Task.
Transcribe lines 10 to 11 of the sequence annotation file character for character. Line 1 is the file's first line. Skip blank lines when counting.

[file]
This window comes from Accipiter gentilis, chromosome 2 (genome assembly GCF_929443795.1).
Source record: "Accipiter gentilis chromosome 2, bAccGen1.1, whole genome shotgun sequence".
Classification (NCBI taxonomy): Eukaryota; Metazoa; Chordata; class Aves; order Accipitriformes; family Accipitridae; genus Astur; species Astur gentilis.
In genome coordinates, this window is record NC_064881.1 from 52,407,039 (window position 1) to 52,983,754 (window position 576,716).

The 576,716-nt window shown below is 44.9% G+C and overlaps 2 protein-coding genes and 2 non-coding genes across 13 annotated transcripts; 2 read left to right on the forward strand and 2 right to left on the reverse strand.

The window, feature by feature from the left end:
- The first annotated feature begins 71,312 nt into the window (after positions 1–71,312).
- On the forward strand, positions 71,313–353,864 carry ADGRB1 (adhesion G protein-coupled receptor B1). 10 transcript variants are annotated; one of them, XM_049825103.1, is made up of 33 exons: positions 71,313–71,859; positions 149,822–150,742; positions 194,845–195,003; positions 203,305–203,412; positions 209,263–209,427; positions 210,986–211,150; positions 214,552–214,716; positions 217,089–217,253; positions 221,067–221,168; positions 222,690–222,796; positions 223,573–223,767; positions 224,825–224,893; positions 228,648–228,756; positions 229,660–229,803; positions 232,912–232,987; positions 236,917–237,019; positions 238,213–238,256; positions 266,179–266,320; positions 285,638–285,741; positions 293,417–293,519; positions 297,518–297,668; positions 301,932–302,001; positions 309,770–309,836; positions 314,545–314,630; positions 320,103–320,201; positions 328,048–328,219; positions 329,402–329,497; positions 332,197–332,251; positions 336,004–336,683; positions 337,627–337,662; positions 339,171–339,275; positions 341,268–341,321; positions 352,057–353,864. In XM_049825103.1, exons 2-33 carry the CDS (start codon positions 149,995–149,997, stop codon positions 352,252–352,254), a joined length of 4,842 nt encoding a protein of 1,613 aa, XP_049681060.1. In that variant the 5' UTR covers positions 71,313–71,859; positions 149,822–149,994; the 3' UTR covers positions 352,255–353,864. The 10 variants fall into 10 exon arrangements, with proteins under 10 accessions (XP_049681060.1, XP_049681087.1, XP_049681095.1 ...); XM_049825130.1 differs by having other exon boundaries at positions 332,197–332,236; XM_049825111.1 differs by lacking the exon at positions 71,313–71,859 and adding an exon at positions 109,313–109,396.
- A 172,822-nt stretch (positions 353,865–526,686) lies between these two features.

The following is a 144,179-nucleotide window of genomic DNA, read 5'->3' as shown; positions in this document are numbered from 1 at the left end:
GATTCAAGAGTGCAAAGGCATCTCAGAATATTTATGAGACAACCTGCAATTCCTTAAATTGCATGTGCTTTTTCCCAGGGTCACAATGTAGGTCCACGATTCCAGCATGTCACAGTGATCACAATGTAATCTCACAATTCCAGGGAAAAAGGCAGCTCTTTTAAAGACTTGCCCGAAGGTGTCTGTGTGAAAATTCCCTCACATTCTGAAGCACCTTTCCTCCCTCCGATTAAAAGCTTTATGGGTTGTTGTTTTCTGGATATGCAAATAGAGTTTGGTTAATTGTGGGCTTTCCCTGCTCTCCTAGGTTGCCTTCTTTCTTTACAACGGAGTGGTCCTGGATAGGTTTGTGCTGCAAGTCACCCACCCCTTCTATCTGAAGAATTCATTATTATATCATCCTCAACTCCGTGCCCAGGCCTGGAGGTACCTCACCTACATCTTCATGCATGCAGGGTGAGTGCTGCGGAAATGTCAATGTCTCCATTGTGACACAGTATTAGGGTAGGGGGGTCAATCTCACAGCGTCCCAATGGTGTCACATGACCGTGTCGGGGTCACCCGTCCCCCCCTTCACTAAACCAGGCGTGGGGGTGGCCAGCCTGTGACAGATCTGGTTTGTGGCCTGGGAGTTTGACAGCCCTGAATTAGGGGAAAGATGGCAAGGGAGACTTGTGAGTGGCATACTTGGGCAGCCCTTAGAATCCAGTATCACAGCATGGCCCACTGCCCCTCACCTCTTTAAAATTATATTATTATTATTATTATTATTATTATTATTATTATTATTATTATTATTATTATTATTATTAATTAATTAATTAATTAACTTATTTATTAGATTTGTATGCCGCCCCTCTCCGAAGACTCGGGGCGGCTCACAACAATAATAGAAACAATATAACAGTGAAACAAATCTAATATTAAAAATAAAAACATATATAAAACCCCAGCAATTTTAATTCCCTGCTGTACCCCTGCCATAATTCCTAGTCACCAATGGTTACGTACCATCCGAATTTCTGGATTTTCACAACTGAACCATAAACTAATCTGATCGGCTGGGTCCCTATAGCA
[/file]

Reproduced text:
The following is a 144,179-nucleotide window of genomic DNA, read 5'->3' as shown; positions in this document are numbered from 1 at the left end:
GATTCAAGAGTGCAAAGGCATCTCAGAATATTTATGAGACAACCTGCAATTCCTTAAATTGCATGTGCTTTTTCCCAGGGTCACAATGTAGGTCCACGATTCCAGCATGTCACAGTGATCACAATGTAATCTCACAATTCCAGGGAAAAAGGCAGCTCTTTTAAAGACTTGCCCGAAGGTGTCTGTGTGAAAATTCCCTCACATTCTGAAGCACCTTTCCTCCCTCCGATTAAAAGCTTTATGGGTTGTTGTTTTCTGGATATGCAAATAGAGTTTGGTTAATTGTGGGCTTTCCCTGCTCTCCTAGGTTGCCTTCTTTCTTTACAACGGAGTGGTCCTGGATAGGTTTGTGCTGCAAGTCACCCACCCCTTCTATCTGAAGAATTCATTATTATATCATCCTCAACTCCGTGCCCAGGCCTGGAGGTACCTCACCTACATCTTCATGCATGCAGGGTGAGTGCTGCGGAAATGTCAATGTCTCCATTGTGACACAGTATTAGGGTAGGGGGGTCAATCTCACAGCGTCCCAATGGTGTCACATGACCGTGTCGGGGTCACCCGTCCCCCCCTTCACTAAACCAGGCGTGGGGGTGGCCAGCCTGTGACAGATCTGGTTTGTGGCCTGGGAGTTTGACAGCCCTGAATTAGGGGAAAGATGGCAAGGGAGACTTGTGAGTGGCATACTTGGGCAGCCCTTAGAATCCAGTATCACAGCATGGCCCACTGCCCCTCACCTCTTTAAAATTATATTATTATTATTATTATTATTATTATTATTATTATTATTATTATTATTATTATTATTATTAATTAATTAATTAATTAACTTATTTATTAGATTTGTATGCCGCCCCTCTCCGAAGACTCGGGGCGGCTCACAACAATAATAGAAACAATATAACAGTGAAACAAATCTAATATTAAAAATAAAAACATATATAAAACCCCAGCAATTTTAATTCCCTGCTGTACCCCTGCCATAATTCCTAGTCACCAATGGTTACGTACCATCCGAATTTCTGGATTTTCACAACTGAACCATAAACTAATCTGATCGGCTGGGTCCCTATAGCA